Even though shot misses 2 strains found, health officials still recommend inoculation
FRIDAY, Feb. 15 (HealthDay News) -- Widespread flu activity now exists in virtually every state, and many of the infections are being caused by some strains not covered by this year's influenza vaccine, U.S. health officials said Friday.
"After relatively low levels of influenza activity in the early part of the season, since January, influenza activity has been picking up in the nation," Dr. Joe Bresee, chief of the branch of epidemiology and prevention at the U.S. Centers for Disease Control and Prevention's Influenza Division, said during a teleconference.
"This season, we are seeing more disease out there and higher rates of hospitalizations and deaths than we've seen in the last couple of years," Bresee added.
Much of the increased activity owes to the fact that this year's flu vaccine isn't a match for some of the strains currently circulating in the United States, and some strains are becoming resistant to a common antiviral medication. The CDC reported last week that this year's flu vaccine doesn't match two of the three strains of influenza circulating in the United States.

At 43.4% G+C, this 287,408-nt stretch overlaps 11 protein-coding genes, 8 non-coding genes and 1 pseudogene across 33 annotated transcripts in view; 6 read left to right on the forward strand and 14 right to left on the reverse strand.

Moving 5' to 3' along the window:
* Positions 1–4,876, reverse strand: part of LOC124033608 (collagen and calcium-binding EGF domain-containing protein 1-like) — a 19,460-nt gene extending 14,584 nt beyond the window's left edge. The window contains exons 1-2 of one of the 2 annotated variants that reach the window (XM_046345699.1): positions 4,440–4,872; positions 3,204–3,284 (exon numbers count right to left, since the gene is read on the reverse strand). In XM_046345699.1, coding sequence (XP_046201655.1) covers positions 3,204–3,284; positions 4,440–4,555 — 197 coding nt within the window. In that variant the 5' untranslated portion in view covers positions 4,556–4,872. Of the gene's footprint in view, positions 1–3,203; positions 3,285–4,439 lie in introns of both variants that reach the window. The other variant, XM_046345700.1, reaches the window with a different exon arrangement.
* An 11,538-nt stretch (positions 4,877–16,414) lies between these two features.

"Slightly more than half of the viruses that we are looking at in our lab are viruses that are different than the vaccine strain," Bresee said. "So, they may not be well covered by the vaccine."
The virus strain most common in the United States right now is the influenza A H3N2 strain, and it's one strain not included in this year's vaccine. Also, this year's vaccine is not well matched against influenza type B, Bresee said.
The World Health Organization announced Thursday its recommendation for next year's flu vaccine, and it includes vaccine against the H3N2 strain and other strains not in this year's vaccine, Bresee said.
Complicating matters, some of this year's influenza type A virus is showing resistance t
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